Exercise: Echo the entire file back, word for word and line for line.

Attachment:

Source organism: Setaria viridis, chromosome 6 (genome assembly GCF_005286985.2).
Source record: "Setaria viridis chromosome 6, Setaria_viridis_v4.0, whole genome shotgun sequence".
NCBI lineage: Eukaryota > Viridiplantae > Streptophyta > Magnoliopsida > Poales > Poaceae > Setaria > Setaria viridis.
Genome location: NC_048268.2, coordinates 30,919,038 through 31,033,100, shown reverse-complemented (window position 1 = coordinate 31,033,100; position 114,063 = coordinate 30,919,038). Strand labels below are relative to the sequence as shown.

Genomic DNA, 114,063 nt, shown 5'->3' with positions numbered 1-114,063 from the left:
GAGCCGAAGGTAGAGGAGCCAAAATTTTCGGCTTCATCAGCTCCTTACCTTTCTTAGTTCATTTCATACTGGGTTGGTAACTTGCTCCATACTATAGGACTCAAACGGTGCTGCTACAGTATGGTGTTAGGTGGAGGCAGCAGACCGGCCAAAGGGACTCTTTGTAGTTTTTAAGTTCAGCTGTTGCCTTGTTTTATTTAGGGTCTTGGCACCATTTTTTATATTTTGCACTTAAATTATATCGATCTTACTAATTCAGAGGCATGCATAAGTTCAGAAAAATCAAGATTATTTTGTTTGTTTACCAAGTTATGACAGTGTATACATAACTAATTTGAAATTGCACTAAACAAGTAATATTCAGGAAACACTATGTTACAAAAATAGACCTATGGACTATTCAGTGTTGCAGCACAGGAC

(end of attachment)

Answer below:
Source organism: Setaria viridis, chromosome 6 (genome assembly GCF_005286985.2).
Source record: "Setaria viridis chromosome 6, Setaria_viridis_v4.0, whole genome shotgun sequence".
NCBI lineage: Eukaryota > Viridiplantae > Streptophyta > Magnoliopsida > Poales > Poaceae > Setaria > Setaria viridis.
Genome location: NC_048268.2, coordinates 30,919,038 through 31,033,100, shown reverse-complemented (window position 1 = coordinate 31,033,100; position 114,063 = coordinate 30,919,038). Strand labels below are relative to the sequence as shown.

Genomic DNA, 114,063 nt, shown 5'->3' with positions numbered 1-114,063 from the left:
GAGCCGAAGGTAGAGGAGCCAAAATTTTCGGCTTCATCAGCTCCTTACCTTTCTTAGTTCATTTCATACTGGGTTGGTAACTTGCTCCATACTATAGGACTCAAACGGTGCTGCTACAGTATGGTGTTAGGTGGAGGCAGCAGACCGGCCAAAGGGACTCTTTGTAGTTTTTAAGTTCAGCTGTTGCCTTGTTTTATTTAGGGTCTTGGCACCATTTTTTATATTTTGCACTTAAATTATATCGATCTTACTAATTCAGAGGCATGCATAAGTTCAGAAAAATCAAGATTATTTTGTTTGTTTACCAAGTTATGACAGTGTATACATAACTAATTTGAAATTGCACTAAACAAGTAATATTCAGGAAACACTATGTTACAAAAATAGACCTATGGACTATTCAGTGTTGCAGCACAGGAC